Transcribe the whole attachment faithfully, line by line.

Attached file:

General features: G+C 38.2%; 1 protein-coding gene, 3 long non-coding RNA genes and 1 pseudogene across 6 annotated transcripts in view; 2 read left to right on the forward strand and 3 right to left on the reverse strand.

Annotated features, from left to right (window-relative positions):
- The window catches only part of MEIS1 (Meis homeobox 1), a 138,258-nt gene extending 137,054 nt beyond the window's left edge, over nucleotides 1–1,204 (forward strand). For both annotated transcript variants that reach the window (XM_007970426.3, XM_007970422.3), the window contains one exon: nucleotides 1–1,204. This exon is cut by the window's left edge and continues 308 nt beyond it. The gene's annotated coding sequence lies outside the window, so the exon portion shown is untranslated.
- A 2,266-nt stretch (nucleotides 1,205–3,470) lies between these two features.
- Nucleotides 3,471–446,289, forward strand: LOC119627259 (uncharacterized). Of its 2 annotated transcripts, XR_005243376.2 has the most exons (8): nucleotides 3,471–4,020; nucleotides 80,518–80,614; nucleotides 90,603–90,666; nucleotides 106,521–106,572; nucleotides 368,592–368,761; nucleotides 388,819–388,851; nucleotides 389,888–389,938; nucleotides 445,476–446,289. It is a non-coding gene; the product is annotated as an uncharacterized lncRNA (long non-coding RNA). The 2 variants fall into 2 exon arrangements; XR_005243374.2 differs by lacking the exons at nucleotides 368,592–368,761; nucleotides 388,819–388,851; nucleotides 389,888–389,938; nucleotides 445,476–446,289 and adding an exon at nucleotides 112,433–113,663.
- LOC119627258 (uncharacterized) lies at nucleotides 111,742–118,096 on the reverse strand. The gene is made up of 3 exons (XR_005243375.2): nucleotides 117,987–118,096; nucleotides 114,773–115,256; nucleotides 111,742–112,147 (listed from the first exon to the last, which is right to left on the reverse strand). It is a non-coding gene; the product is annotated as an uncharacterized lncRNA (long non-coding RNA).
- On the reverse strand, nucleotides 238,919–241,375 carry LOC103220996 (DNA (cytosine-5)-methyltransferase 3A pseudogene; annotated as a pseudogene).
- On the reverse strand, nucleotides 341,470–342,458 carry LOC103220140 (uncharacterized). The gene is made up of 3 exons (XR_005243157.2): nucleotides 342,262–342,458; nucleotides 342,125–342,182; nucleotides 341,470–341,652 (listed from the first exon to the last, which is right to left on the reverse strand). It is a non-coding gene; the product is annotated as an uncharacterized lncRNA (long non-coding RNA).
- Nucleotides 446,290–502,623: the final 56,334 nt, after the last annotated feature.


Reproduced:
General features: G+C 38.2%; 1 protein-coding gene, 3 long non-coding RNA genes and 1 pseudogene across 6 annotated transcripts in view; 2 read left to right on the forward strand and 3 right to left on the reverse strand.

Annotated features, from left to right (window-relative positions):
- The window catches only part of MEIS1 (Meis homeobox 1), a 138,258-nt gene extending 137,054 nt beyond the window's left edge, over nucleotides 1–1,204 (forward strand). For both annotated transcript variants that reach the window (XM_007970426.3, XM_007970422.3), the window contains one exon: nucleotides 1–1,204. This exon is cut by the window's left edge and continues 308 nt beyond it. The gene's annotated coding sequence lies outside the window, so the exon portion shown is untranslated.
- A 2,266-nt stretch (nucleotides 1,205–3,470) lies between these two features.
- Nucleotides 3,471–446,289, forward strand: LOC119627259 (uncharacterized). Of its 2 annotated transcripts, XR_005243376.2 has the most exons (8): nucleotides 3,471–4,020; nucleotides 80,518–80,614; nucleotides 90,603–90,666; nucleotides 106,521–106,572; nucleotides 368,592–368,761; nucleotides 388,819–388,851; nucleotides 389,888–389,938; nucleotides 445,476–446,289. It is a non-coding gene; the product is annotated as an uncharacterized lncRNA (long non-coding RNA). The 2 variants fall into 2 exon arrangements; XR_005243374.2 differs by lacking the exons at nucleotides 368,592–368,761; nucleotides 388,819–388,851; nucleotides 389,888–389,938; nucleotides 445,476–446,289 and adding an exon at nucleotides 112,433–113,663.
- LOC119627258 (uncharacterized) lies at nucleotides 111,742–118,096 on the reverse strand. The gene is made up of 3 exons (XR_005243375.2): nucleotides 117,987–118,096; nucleotides 114,773–115,256; nucleotides 111,742–112,147 (listed from the first exon to the last, which is right to left on the reverse strand). It is a non-coding gene; the product is annotated as an uncharacterized lncRNA (long non-coding RNA).
- On the reverse strand, nucleotides 238,919–241,375 carry LOC103220996 (DNA (cytosine-5)-methyltransferase 3A pseudogene; annotated as a pseudogene).
- On the reverse strand, nucleotides 341,470–342,458 carry LOC103220140 (uncharacterized). The gene is made up of 3 exons (XR_005243157.2): nucleotides 342,262–342,458; nucleotides 342,125–342,182; nucleotides 341,470–341,652 (listed from the first exon to the last, which is right to left on the reverse strand). It is a non-coding gene; the product is annotated as an uncharacterized lncRNA (long non-coding RNA).
- Nucleotides 446,290–502,623: the final 56,334 nt, after the last annotated feature.